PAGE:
Sure, we can call anything "Frank Lloyd Wright"

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SDR
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Post by SDR »

A souvenir, something made for a gift shop ? One wonders when, where, and by (or for) whom ...

S

Roderick Grant
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Post by Roderick Grant »

Which one is it? The monochrome or colored? What happened to the trellis on the uphill side of the house?

I would buy it, but I already have a gold, bejeweled model of Mt. Rushmore, which is quite enough.

Paul Ringstrom
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Post by Paul Ringstrom »

Owner of the G. Curtis Yelland House (1910), by Wm. Drummond

DavidC
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Location: Oak Ridge, TN

Post by DavidC »


DavidC
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Post by DavidC »


Roderick Grant
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Post by Roderick Grant »

Though you may be inclined to do so, don't mute this video. The angry music is perfect for this vast, sterile mess of a house. I can imagine the cast of "Game of Thrones" settling in comfortably.

DavidC
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Post by DavidC »


SDR
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Post by SDR »

Both these houses derive their exterior composure---the unity of form, the consistency of detail---from Wright's example, and this gives them whatever quality they possess as architecture.

And one has to admire, in the La Cañada example, the integration of second-floor terraces into the hipped roofs of the main level. It surprises me that Mr Wright seems never to have considered this possibility, inherent in his chosen roof form ?

S

Roderick Grant
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Post by Roderick Grant »

The hip roofs, truncated to allow for second story terraces, is one detail that I find extremely unattractive. I am glad FLW didn't fall into that trap.

Paul Ringstrom
Posts: 4326
Joined: Sat Sep 17, 2005 4:53 pm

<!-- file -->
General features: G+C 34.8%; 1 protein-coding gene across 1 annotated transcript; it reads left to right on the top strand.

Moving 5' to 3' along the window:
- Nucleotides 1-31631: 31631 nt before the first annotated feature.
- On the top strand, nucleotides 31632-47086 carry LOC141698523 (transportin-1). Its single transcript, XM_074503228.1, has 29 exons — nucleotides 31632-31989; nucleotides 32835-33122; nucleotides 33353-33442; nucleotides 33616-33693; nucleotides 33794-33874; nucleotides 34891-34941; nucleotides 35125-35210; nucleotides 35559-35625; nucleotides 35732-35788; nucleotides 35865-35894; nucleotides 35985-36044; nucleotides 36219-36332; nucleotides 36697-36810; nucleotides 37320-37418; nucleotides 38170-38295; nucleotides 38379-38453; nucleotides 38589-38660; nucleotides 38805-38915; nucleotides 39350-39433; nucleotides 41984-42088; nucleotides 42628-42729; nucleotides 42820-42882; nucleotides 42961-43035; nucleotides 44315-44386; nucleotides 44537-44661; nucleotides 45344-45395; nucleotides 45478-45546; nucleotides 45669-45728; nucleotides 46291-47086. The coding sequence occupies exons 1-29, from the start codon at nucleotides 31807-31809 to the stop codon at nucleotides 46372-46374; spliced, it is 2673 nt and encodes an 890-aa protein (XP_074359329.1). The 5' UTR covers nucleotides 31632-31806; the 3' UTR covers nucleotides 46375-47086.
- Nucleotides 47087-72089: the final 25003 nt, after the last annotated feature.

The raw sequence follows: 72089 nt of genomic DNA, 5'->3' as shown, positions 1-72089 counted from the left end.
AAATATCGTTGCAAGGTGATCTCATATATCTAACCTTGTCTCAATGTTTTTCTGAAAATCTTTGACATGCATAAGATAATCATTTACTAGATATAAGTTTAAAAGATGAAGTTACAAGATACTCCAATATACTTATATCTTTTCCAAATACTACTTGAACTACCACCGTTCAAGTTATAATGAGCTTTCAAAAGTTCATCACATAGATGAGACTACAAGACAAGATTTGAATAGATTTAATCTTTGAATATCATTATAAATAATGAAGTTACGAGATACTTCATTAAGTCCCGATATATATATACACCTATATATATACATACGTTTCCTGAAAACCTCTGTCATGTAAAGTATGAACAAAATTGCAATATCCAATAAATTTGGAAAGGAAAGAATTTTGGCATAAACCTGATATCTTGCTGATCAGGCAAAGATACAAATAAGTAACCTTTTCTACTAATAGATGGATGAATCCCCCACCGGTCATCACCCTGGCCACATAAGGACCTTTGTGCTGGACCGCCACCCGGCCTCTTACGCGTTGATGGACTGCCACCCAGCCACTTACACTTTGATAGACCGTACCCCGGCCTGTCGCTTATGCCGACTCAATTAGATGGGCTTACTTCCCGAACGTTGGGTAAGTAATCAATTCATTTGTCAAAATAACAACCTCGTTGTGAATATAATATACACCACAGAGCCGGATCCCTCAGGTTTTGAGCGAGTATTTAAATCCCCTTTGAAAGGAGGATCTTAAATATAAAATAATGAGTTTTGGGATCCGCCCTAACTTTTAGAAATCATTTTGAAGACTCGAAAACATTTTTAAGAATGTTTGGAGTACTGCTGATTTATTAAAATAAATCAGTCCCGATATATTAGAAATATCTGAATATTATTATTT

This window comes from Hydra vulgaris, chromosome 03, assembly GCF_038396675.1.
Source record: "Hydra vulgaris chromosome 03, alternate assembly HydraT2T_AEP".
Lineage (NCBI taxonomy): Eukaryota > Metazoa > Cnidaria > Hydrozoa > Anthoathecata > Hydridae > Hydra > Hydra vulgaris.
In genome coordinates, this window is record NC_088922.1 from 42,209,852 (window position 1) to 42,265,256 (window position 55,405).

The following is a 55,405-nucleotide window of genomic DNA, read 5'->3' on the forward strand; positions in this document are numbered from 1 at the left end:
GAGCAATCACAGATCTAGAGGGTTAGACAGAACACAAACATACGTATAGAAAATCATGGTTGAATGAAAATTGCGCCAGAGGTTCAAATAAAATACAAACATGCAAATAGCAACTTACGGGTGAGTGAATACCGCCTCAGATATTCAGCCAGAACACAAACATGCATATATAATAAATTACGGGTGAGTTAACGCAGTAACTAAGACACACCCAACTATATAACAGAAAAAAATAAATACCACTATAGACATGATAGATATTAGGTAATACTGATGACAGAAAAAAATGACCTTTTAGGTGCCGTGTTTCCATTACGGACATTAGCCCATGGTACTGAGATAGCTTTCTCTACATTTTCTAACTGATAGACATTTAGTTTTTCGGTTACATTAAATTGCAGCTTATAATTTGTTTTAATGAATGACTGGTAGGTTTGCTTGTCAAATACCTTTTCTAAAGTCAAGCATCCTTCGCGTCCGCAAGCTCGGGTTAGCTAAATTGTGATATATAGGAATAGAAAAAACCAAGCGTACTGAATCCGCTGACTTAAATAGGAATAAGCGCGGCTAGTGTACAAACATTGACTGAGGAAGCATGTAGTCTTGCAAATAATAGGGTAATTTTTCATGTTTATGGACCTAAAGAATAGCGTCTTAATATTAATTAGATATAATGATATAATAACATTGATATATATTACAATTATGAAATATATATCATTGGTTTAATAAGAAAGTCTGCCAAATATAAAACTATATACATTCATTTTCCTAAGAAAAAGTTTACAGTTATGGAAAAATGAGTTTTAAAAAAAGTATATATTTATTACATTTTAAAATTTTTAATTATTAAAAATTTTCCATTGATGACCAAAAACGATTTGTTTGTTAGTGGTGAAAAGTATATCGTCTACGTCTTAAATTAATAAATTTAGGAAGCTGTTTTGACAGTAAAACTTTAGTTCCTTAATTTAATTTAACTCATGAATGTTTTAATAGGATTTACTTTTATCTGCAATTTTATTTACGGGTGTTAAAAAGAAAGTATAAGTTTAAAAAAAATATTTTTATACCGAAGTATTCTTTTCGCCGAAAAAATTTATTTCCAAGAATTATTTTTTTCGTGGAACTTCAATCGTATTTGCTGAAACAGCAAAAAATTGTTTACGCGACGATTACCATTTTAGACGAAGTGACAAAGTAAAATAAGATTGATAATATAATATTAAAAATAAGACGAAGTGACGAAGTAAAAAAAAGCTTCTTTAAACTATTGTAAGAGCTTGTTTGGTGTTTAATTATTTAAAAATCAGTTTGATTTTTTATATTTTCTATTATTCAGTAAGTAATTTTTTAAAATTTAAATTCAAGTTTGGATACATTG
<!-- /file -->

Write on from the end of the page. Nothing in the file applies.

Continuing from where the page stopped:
Location: Mason City, IA

Post by Paul Ringstrom »

Owner of the G. Curtis Yelland House (1910), by Wm. Drummond

Roderick Grant
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Joined: Wed Mar 29, 2006 7:48 am

Post by Roderick Grant »

Interesting house, but there is no focus. It's a collage of bits and pieces, without any control.

JimM
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Location: Austin,Texas

Post by JimM »

Roderick Grant wrote:The hip roofs, truncated to allow for second story terraces, is one detail that I find extremely unattractive. I am glad FLW didn't fall into that trap.
Have to agree. A second level terrace similarly concealed between two fully ridged single floor wings would be fine, but not as a primary feature as is the case here, IMO.

SDR
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Joined: Sat Jun 17, 2006 11:33 pm
Location: San Francisco

Post by SDR »

"The hip roofs, truncated to allow for second story terraces, is one detail that I find extremely unattractive. I am glad FLW didn't fall into that trap."

Funny, I don't see it that way; but I respect that it could seem so to other designers. To me it seems the logical solution to the problem created by the
choice of roof pitch, the desire for a no-taller-than-necessary building profile, and the difference (when it occurs, as here) between first-floor and second-
floor enclosed footage.

The design doesn't suggest convenient drainage---and perhaps the discontinuity of the ridge of those lower roofs, from the body of the house, just
feels wrong---or looks wrong from the ground ? It makes for tidy elevations, of course . . .

S

DavidC
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Post by DavidC »


DavidC
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Post by DavidC »


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